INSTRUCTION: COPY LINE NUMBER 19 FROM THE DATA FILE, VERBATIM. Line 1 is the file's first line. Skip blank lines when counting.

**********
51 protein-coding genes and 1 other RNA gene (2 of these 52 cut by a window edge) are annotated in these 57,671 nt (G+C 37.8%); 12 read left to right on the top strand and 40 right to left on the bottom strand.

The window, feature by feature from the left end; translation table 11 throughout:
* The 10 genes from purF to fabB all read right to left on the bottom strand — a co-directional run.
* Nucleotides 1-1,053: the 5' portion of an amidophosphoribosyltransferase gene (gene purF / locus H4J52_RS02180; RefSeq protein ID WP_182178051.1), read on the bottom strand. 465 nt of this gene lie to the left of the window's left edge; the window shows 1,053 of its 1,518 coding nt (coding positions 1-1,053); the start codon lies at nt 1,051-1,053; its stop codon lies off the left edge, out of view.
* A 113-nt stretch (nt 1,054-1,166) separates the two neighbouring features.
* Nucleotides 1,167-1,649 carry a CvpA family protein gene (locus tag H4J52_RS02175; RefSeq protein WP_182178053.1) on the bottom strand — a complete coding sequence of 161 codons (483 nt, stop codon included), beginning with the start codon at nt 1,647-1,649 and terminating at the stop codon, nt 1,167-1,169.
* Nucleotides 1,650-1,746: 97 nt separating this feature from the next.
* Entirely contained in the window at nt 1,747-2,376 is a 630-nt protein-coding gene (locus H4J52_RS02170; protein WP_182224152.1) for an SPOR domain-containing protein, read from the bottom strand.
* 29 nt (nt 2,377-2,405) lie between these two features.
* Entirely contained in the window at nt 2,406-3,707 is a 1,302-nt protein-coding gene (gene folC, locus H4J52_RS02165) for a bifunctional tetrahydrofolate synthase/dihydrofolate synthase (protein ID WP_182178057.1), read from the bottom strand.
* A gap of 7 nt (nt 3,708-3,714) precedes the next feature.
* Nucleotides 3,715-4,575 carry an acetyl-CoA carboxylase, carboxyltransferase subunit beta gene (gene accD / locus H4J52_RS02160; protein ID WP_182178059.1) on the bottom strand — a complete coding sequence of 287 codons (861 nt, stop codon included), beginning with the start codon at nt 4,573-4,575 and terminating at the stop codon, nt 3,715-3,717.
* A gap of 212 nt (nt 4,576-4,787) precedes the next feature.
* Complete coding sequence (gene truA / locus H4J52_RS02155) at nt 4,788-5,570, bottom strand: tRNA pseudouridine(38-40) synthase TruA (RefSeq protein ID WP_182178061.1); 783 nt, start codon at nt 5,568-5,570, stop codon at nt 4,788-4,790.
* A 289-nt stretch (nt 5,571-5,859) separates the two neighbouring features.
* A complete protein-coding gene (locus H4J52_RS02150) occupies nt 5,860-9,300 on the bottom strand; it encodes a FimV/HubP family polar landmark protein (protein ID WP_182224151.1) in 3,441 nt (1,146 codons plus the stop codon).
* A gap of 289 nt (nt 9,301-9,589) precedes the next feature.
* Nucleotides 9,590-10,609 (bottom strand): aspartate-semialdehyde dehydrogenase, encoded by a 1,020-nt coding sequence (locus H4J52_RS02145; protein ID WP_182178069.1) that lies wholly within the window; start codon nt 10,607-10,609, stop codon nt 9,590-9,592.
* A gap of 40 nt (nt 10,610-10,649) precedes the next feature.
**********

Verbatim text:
* A gap of 40 nt (nt 10,610-10,649) precedes the next feature.